Lucas Oil to quiet P/S Pump

Previously, in this group I asked about quieting the power steering pump on my 99 Ranger. (I tried to reply to that thread instead of
starting another, but I don't see it posted)
Mine's a little more intense than most plastic-bodied pumps.... basically, when my truck goes by it sounds like a Star Wars TIE Fighter. The pump isn't bad, as it works just fine, the fluid isn't full of metal, and well... it's been a screamer for over 150K miles and hasn't blown up yet.
I've been suggested the Lucas Oil P/S pump "Stop Leak" by a few people (it doesn't leak, it's just noisy). I finally got around to doing that, but after a week and 100 miles, I hear no difference. Does it take awhile, or does it take more than a 12oz bottle to STFU?
Thanks
-J
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That's a product that makes the seals swell up, to seal up a leaking system. I don't know why it would do anything to quiet a noisy pump.
Also, though, make sure it IS the pump and not the belt that drives it. --scott
--
"C'est un Nagra. C'est suisse, et tres, tres precis."

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Flush it out and replace it with a synthetic Dexron, like Mobil 1. Then add some Lube Guard Red. This combination will get it as quiet as you are going to get. Remember that there is no one single magic fluid for some of these pumps, other than to replacement with a genuine Ford reman. And they're not cheap. They have a TSB out on why their pumps are better.
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Kruse,
So you're saying synthetic is the solution? What is this Lube Guard Red?
thx
-J
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news:d1ea290d-78b3-4467-b135-

I wouldnt have added StopLeak if it were not leaking. Does it screech when you are going straight ahead? Have you looked at the fluid in the cannister to see if it is full of bubbles (gas cut)?
There can be several issues that will make a power steering screech, and I dont feel you have addressed the cause with this Lucas material.
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the

I wouldn't call it a "screech", but more a moaning sound. It's very much a hydraulic pump sound, not like a belt slipping or a pressure relief valve (like when you turn the wheel all the way). I hear similar sounds from other hydraulic action, like backhoes and bucket loaders and things. The sound is matched to engine RPM, and if this were a V8 you'd think it had a gear-drive timing set. Moving the wheel back and forth doesn't change the sound much, only the pitch changes a little with engine RPM.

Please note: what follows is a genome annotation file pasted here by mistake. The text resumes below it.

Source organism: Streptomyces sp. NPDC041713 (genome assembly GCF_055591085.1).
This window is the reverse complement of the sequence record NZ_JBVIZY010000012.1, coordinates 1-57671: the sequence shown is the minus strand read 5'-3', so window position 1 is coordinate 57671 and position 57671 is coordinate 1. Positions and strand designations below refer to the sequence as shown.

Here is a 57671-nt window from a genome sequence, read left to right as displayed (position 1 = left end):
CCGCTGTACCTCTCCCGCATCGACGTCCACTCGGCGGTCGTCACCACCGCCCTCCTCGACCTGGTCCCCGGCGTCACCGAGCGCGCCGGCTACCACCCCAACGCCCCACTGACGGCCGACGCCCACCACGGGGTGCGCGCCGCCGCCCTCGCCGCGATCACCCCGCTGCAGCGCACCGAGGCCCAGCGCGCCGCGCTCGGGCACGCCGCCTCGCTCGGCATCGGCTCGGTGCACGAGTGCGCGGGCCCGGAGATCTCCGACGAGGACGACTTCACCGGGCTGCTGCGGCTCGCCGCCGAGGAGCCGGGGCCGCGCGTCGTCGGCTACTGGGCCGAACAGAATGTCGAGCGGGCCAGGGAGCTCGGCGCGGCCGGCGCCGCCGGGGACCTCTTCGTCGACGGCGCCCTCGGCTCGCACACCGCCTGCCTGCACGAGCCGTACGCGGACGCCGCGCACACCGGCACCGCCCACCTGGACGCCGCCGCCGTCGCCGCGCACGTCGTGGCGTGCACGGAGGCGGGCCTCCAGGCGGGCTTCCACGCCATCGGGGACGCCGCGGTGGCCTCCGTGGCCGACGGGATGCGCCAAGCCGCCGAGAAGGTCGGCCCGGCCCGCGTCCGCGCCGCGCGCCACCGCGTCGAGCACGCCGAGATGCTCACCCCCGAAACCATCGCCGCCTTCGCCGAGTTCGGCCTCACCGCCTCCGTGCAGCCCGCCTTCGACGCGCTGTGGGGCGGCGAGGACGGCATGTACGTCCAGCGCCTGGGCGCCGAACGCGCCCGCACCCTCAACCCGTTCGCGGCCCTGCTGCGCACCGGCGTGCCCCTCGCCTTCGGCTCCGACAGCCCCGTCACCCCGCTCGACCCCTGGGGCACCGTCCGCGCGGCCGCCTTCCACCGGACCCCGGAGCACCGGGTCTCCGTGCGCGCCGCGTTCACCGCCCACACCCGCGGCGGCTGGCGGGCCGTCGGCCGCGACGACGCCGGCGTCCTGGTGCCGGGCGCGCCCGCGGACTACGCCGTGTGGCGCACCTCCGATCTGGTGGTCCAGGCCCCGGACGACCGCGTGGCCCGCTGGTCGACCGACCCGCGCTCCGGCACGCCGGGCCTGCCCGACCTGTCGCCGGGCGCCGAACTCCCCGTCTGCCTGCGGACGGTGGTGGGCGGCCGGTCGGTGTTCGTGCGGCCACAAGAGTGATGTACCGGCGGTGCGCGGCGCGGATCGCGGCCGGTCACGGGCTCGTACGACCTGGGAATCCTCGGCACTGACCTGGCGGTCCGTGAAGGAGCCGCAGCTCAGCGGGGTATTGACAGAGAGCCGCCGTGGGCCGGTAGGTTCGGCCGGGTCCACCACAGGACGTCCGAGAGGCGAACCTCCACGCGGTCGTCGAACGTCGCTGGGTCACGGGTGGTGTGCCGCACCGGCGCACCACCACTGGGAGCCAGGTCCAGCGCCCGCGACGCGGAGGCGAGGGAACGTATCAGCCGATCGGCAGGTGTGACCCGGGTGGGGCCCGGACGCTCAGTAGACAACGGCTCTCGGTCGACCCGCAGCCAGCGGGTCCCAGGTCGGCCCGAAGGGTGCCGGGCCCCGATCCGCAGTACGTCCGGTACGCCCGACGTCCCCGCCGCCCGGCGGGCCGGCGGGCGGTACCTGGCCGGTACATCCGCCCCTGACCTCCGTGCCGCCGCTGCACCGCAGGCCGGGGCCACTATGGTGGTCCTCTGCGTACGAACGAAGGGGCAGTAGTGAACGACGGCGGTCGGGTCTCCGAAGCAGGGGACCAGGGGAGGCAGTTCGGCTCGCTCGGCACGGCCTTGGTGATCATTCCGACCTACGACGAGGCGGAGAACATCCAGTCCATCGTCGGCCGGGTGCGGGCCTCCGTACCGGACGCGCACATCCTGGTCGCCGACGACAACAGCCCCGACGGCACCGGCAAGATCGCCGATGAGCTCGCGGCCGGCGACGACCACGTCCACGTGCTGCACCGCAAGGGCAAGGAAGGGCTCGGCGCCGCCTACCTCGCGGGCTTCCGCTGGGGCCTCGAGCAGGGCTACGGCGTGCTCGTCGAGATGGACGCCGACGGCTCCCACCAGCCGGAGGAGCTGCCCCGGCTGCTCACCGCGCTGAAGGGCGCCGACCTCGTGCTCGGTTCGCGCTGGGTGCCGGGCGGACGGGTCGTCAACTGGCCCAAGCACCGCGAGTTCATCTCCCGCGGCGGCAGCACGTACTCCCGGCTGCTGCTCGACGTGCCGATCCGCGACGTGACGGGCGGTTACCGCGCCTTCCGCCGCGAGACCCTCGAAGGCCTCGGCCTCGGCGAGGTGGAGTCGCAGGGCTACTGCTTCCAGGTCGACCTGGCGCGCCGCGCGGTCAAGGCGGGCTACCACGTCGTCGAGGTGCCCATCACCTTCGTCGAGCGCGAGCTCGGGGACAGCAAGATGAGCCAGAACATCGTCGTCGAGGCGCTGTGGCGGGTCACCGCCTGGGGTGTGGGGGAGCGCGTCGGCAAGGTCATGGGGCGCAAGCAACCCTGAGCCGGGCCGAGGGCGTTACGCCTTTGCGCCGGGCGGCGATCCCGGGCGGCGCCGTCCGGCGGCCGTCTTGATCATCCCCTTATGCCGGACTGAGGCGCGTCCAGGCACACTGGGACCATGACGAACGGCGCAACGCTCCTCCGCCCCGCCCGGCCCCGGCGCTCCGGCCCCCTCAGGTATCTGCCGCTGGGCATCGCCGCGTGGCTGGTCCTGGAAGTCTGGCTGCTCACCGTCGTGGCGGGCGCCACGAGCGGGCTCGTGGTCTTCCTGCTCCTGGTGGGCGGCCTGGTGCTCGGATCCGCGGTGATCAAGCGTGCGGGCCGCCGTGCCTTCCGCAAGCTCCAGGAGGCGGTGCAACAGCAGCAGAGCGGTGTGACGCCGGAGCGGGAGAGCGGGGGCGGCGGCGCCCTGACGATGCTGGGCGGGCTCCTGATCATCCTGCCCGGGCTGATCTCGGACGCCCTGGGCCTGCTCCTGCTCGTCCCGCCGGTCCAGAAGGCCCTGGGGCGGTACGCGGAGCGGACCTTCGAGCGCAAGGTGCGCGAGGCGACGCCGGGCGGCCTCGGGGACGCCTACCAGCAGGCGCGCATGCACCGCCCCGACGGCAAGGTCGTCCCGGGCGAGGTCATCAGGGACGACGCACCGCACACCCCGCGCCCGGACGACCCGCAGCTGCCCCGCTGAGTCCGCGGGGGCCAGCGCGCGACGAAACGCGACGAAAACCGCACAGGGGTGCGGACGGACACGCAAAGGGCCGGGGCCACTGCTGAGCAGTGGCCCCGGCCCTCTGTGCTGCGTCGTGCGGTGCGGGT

The fluid level is correct and there are no bubbles. As I said before, it doesn't leak and the system all works just fine, it just makes a very distinctive howl. This howl developed around 10K miles, and has remained the same even though a few parts have been replaced over the years, such as water pump, alternator, idler pulleys, fan clutch, timing belt and a serpentine belt. When it first started, I took it in to have the dealer look into it, and they said "for plastic- bodied pumps, this is normal".
Thanks
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wrote in message

I wouldn't call it a "screech", but more a moaning sound. It's very much a hydraulic pump sound, not like a belt slipping or a pressure relief valve (like when you turn the wheel all the way). I hear similar sounds from other hydraulic action, like backhoes and bucket loaders and things. The sound is matched to engine RPM, and if this were a V8 you'd think it had a gear-drive timing set. Moving the wheel back and forth doesn't change the sound much, only the pitch changes a little with engine RPM.
The fluid level is correct and there are no bubbles. As I said before, it doesn't leak and the system all works just fine, it just makes a very distinctive howl. This howl developed around 10K miles, and has remained the same even though a few parts have been replaced over the years, such as water pump, alternator, idler pulleys, fan clutch, timing belt and a serpentine belt. When it first started, I took it in to have the dealer look into it, and they said "for plastic- bodied pumps, this is normal".
Thanks
****** Well, Ive had that happen, and am sorry to say that I just rode with it. If it fails, fix it: if not, put up with it until you get tired of it. If you lose power steering assist, it can take some muscle, but a moderately strong man can handle it. If you have a child, a girl, a wife, who drives this, you might want to react more expeditiously.
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About thirty something years ago, I read somewhere in an auto magazine that some of those stopleak additives have shellac in them.They might work ok for a while, untill the shellac starts drying out. I wouldn't trust any of those ''snake oils''. cuhulin
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Technology has moved forward somewhat. Sometimes additives do a good job, but I think this is a misapplication.
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phaeton wrote:

Possible pressure relief valve problem. See if there is a kit available.
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